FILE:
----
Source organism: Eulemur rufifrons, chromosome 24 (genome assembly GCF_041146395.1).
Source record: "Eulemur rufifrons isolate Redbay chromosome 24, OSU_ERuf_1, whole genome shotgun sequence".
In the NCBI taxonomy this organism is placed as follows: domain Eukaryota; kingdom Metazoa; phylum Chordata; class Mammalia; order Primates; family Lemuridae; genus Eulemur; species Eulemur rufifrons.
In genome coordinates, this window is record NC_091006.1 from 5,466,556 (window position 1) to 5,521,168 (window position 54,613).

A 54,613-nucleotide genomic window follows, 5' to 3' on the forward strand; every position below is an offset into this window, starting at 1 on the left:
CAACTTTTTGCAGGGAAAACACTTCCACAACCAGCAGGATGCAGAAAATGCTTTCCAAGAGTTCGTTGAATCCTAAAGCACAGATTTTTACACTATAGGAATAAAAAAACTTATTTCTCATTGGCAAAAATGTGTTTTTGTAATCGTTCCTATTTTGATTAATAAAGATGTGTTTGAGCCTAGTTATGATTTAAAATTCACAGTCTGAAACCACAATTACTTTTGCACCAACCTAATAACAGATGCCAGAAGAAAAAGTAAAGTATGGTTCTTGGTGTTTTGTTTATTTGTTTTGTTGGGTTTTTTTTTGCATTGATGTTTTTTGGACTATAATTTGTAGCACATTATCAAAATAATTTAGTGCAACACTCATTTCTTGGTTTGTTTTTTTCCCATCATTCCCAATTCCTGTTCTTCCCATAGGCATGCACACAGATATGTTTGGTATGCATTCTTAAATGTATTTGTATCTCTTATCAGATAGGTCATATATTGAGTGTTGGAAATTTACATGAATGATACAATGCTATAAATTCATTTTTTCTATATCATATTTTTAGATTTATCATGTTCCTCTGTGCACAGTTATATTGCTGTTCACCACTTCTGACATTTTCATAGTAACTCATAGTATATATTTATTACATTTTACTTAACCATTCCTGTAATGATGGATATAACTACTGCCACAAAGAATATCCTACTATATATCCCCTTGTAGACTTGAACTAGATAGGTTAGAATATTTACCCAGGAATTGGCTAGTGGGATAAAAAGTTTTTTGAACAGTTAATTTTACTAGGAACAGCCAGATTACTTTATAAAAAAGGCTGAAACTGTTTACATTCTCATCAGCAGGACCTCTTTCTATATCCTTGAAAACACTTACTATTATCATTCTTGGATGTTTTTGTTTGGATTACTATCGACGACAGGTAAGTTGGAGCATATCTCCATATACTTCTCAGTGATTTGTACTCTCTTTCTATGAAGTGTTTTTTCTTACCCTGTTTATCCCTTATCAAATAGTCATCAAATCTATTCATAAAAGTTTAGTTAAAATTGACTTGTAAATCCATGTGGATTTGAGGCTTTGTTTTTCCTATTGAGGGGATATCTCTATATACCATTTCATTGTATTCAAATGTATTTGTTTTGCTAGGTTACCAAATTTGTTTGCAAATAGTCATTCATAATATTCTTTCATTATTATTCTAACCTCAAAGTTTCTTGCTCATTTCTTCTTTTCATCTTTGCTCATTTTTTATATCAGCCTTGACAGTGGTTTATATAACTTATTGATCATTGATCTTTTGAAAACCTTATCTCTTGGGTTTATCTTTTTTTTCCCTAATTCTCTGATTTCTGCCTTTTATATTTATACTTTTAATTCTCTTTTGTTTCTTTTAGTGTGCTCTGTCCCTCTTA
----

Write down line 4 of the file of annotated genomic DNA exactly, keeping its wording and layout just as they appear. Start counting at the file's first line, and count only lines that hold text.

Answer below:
In genome coordinates, this window is record NC_091006.1 from 5,466,556 (window position 1) to 5,521,168 (window position 54,613).